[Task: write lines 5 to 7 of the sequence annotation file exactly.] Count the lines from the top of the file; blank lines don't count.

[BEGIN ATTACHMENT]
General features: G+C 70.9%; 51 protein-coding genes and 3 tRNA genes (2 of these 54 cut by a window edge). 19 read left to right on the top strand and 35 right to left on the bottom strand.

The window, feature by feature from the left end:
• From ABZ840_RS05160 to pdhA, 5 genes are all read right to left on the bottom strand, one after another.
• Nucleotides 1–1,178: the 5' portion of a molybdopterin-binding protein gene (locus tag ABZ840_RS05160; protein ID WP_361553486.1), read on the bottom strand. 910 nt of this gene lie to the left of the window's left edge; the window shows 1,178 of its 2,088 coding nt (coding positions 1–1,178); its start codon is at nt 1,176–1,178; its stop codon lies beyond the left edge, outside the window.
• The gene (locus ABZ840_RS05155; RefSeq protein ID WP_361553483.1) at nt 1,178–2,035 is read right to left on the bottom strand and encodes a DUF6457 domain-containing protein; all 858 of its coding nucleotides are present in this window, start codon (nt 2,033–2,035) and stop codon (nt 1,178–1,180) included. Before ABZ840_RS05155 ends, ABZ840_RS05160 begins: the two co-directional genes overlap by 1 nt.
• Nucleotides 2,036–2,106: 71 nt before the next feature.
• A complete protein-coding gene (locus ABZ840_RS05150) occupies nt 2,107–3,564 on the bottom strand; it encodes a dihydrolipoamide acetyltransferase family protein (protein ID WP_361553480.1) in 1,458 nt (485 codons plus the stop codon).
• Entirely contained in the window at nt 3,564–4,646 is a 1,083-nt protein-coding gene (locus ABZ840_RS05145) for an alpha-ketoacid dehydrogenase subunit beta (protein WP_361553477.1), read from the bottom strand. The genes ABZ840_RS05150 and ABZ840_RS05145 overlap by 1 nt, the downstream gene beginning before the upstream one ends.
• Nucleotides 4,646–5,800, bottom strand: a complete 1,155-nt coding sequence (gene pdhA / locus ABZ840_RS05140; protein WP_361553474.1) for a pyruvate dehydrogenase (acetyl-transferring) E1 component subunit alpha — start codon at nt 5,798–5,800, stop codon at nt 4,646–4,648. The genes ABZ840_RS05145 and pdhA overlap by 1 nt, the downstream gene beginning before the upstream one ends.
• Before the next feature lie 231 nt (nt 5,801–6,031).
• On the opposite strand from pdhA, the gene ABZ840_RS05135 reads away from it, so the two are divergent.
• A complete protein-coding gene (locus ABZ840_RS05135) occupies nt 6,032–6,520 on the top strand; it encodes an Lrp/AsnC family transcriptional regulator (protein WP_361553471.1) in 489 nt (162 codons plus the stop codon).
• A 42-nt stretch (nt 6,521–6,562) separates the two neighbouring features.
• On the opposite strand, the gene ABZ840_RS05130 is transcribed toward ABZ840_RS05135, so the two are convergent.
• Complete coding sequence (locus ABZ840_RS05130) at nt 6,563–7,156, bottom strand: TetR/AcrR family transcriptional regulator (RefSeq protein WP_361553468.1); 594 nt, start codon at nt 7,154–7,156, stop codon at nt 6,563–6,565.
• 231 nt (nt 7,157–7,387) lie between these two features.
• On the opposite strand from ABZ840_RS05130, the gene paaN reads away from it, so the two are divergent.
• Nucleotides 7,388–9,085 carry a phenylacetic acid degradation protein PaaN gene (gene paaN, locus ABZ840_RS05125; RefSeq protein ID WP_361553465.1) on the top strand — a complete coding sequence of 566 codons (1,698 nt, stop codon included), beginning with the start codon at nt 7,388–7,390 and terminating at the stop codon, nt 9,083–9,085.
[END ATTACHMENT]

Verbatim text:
• The gene (locus ABZ840_RS05155; RefSeq protein ID WP_361553483.1) at nt 1,178–2,035 is read right to left on the bottom strand and encodes a DUF6457 domain-containing protein; all 858 of its coding nucleotides are present in this window, start codon (nt 2,033–2,035) and stop codon (nt 1,178–1,180) included. Before ABZ840_RS05155 ends, ABZ840_RS05160 begins: the two co-directional genes overlap by 1 nt.
• Nucleotides 2,036–2,106: 71 nt before the next feature.
• A complete protein-coding gene (locus ABZ840_RS05150) occupies nt 2,107–3,564 on the bottom strand; it encodes a dihydrolipoamide acetyltransferase family protein (protein ID WP_361553480.1) in 1,458 nt (485 codons plus the stop codon).